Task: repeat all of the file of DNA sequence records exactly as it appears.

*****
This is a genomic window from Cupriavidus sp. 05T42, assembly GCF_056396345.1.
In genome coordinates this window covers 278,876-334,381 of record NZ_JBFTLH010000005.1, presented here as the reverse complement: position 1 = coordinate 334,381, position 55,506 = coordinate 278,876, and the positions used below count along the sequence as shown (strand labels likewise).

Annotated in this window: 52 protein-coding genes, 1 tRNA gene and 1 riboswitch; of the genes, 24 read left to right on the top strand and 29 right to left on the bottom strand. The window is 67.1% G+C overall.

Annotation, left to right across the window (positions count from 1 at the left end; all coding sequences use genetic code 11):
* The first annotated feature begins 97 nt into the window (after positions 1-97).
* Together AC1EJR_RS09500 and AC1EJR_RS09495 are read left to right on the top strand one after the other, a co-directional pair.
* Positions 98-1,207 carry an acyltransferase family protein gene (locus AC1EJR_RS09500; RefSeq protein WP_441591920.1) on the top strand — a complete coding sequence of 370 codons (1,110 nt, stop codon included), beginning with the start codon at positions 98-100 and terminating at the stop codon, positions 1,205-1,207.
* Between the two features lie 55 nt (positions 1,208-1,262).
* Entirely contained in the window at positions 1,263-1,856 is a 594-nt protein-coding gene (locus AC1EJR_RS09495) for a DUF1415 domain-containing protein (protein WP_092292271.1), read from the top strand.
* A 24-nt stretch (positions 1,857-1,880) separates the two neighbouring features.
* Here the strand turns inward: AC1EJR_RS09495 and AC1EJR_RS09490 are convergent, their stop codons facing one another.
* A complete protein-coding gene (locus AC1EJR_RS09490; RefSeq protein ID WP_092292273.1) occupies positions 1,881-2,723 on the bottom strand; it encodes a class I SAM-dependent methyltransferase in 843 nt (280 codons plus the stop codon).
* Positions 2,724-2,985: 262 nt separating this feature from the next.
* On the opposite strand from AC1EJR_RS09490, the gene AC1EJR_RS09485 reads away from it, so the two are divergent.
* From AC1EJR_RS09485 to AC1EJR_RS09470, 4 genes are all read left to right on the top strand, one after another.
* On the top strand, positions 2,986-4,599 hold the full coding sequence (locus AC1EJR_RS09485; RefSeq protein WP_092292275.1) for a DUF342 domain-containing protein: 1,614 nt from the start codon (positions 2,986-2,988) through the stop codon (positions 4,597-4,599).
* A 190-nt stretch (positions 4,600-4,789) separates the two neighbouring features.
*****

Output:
This is a genomic window from Cupriavidus sp. 05T42, assembly GCF_056396345.1.
In genome coordinates this window covers 278,876-334,381 of record NZ_JBFTLH010000005.1, presented here as the reverse complement: position 1 = coordinate 334,381, position 55,506 = coordinate 278,876, and the positions used below count along the sequence as shown (strand labels likewise).

Annotated in this window: 52 protein-coding genes, 1 tRNA gene and 1 riboswitch; of the genes, 24 read left to right on the top strand and 29 right to left on the bottom strand. The window is 67.1% G+C overall.

Annotation, left to right across the window (positions count from 1 at the left end; all coding sequences use genetic code 11):
* The first annotated feature begins 97 nt into the window (after positions 1-97).
* Together AC1EJR_RS09500 and AC1EJR_RS09495 are read left to right on the top strand one after the other, a co-directional pair.
* Positions 98-1,207 carry an acyltransferase family protein gene (locus AC1EJR_RS09500; RefSeq protein WP_441591920.1) on the top strand — a complete coding sequence of 370 codons (1,110 nt, stop codon included), beginning with the start codon at positions 98-100 and terminating at the stop codon, positions 1,205-1,207.
* Between the two features lie 55 nt (positions 1,208-1,262).
* Entirely contained in the window at positions 1,263-1,856 is a 594-nt protein-coding gene (locus AC1EJR_RS09495) for a DUF1415 domain-containing protein (protein WP_092292271.1), read from the top strand.
* A 24-nt stretch (positions 1,857-1,880) separates the two neighbouring features.
* Here the strand turns inward: AC1EJR_RS09495 and AC1EJR_RS09490 are convergent, their stop codons facing one another.
* A complete protein-coding gene (locus AC1EJR_RS09490; RefSeq protein ID WP_092292273.1) occupies positions 1,881-2,723 on the bottom strand; it encodes a class I SAM-dependent methyltransferase in 843 nt (280 codons plus the stop codon).
* Positions 2,724-2,985: 262 nt separating this feature from the next.
* On the opposite strand from AC1EJR_RS09490, the gene AC1EJR_RS09485 reads away from it, so the two are divergent.
* From AC1EJR_RS09485 to AC1EJR_RS09470, 4 genes are all read left to right on the top strand, one after another.
* On the top strand, positions 2,986-4,599 hold the full coding sequence (locus AC1EJR_RS09485; RefSeq protein WP_092292275.1) for a DUF342 domain-containing protein: 1,614 nt from the start codon (positions 2,986-2,988) through the stop codon (positions 4,597-4,599).
* A 190-nt stretch (positions 4,600-4,789) separates the two neighbouring features.